hair color

Is there much variation in hair color outside of caucasian blood lines? I’d assume no, but a friend mentioned a group of Africans, besides that caused by malnutrition, do have red hair. In anycase, what would “cause” the variation in hair in Euro-cavemen?

Australian aboriginals have varying degrees of reddish and blondish hair in some populations. Keep in mind that most “caucasians” also have dark hair, just like most “caucasians” have brown eyes (since that term encompasses large parts of the M.E., and southern Asia as well as Europe). I don’t think the genetics is fully understood, but it makes sense that the genes which control skin color are also involved in controlling hair color to some degree.

The first humans would likely have started with basic primate coloring, brownish. The Euro-caveman may have resembled them, or may have started to vary.

Besides any environmental selection for coloring, many human groups very probably have selected among themselves for characteristics of ‘beauty’ or ‘impressiveness’. Some may have focused narrowly on a characteristic such as strong resemblance to the existing group, or more pure or intense versions of the existing color (ie blacker, then a glossier black), and others may have selected for ‘exotic’ variations of color.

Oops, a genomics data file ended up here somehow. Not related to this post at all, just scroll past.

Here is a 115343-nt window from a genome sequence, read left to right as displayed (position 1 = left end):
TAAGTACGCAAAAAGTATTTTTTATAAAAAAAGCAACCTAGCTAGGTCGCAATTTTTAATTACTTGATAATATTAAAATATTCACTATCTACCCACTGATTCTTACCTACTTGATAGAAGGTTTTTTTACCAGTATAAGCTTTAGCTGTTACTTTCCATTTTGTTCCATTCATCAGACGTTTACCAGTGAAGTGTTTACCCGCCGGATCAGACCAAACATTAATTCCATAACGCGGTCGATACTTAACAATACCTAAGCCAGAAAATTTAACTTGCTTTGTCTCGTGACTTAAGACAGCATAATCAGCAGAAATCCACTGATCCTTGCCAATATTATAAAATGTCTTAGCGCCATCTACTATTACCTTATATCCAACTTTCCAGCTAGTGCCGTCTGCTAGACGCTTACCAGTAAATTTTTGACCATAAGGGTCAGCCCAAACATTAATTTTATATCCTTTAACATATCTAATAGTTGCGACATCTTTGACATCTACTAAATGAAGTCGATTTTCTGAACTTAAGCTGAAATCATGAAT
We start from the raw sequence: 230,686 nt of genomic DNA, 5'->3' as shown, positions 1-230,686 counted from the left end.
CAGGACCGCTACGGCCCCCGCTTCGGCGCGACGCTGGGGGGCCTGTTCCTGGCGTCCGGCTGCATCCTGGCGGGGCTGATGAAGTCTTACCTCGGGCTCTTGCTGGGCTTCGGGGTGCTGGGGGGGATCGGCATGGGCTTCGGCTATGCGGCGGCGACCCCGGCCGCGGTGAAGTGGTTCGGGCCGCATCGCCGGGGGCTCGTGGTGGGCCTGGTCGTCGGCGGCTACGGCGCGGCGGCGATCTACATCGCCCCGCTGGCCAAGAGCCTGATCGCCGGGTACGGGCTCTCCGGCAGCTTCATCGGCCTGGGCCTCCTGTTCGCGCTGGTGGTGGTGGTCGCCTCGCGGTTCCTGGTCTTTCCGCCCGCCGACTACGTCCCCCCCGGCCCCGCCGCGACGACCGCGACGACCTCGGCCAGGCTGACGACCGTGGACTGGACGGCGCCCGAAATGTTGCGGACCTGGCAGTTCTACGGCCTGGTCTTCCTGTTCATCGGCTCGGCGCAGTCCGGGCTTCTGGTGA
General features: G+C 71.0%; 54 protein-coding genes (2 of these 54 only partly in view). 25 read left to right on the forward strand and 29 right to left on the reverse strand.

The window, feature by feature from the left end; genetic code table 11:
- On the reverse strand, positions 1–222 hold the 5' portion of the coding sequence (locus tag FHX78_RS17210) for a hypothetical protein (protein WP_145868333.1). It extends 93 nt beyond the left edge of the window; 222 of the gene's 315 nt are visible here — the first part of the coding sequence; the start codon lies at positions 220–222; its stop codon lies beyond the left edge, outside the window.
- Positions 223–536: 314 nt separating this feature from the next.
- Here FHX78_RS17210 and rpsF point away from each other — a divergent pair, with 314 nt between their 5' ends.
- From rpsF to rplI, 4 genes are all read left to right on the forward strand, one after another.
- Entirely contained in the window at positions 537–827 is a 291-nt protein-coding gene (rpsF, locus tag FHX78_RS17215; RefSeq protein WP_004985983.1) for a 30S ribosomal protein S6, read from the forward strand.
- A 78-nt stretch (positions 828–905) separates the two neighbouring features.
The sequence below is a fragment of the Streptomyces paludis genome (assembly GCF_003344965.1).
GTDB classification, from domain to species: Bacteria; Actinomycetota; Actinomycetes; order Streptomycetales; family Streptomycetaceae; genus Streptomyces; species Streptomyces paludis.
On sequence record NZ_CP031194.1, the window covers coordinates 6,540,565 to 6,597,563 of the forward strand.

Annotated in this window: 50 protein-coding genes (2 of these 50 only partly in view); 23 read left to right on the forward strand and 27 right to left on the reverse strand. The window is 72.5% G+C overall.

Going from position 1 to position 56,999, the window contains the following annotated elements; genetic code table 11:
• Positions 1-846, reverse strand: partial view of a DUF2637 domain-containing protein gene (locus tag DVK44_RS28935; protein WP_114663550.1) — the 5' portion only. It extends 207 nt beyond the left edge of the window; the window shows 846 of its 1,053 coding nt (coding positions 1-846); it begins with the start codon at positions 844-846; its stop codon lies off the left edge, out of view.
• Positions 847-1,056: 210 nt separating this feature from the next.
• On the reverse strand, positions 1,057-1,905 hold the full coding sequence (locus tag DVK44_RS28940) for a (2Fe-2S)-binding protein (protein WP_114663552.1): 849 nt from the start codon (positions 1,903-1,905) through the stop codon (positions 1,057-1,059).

In my university Physical Anthropology class, and in the (Genetics and Man?) book by Dobzhansky, the point was made that hair characteristics appearing in domesticated animals*, but rarely in wild ones included:
Melanism (fully black): examples among dogs, cats, horses, chickens, cattle, and humans
White (albino and other white): same examples groups as first
Multiple colors within one species or race (ie, palomino, bay, brown, roans, black, white, and so forth in horses): same as first**
Spotting: same as first, except for humans

Besides coloring, other characteristics in domesticated but not wild species:
Curliness: poodles, chickens, sheep and humans
Hairlessness: dogs, cats, and humans (if local hairless areas are allowed, such as most of the body)
Long hair (as opposed to growing to a defined length): poodles, sheep, and humans

You do see one or another of these characteristics in certain wild species, ie black panthers, white polar bears, but the picture isn’t the same as observed in domestics.

The proposed mechanism for this would be selection for appearance’s sake. A farmer with a horse or hen “sport” might often deliberately propagate it. And a human group might see blonde hair or ravens-wing black hair as beautiful and desirable. Some groups might see variations from the norm as undesirable. Which groups went for variety and which went for uniformity would influence the reproductive success of different colors in different groups of humans.

*The intent here is not to describe humans as ‘domesticated’, that would require an IMHO or a GD thread.

**Per some movie, Eskimos referred to Europeans as Dog People, because their hair colors varied as dog colors do.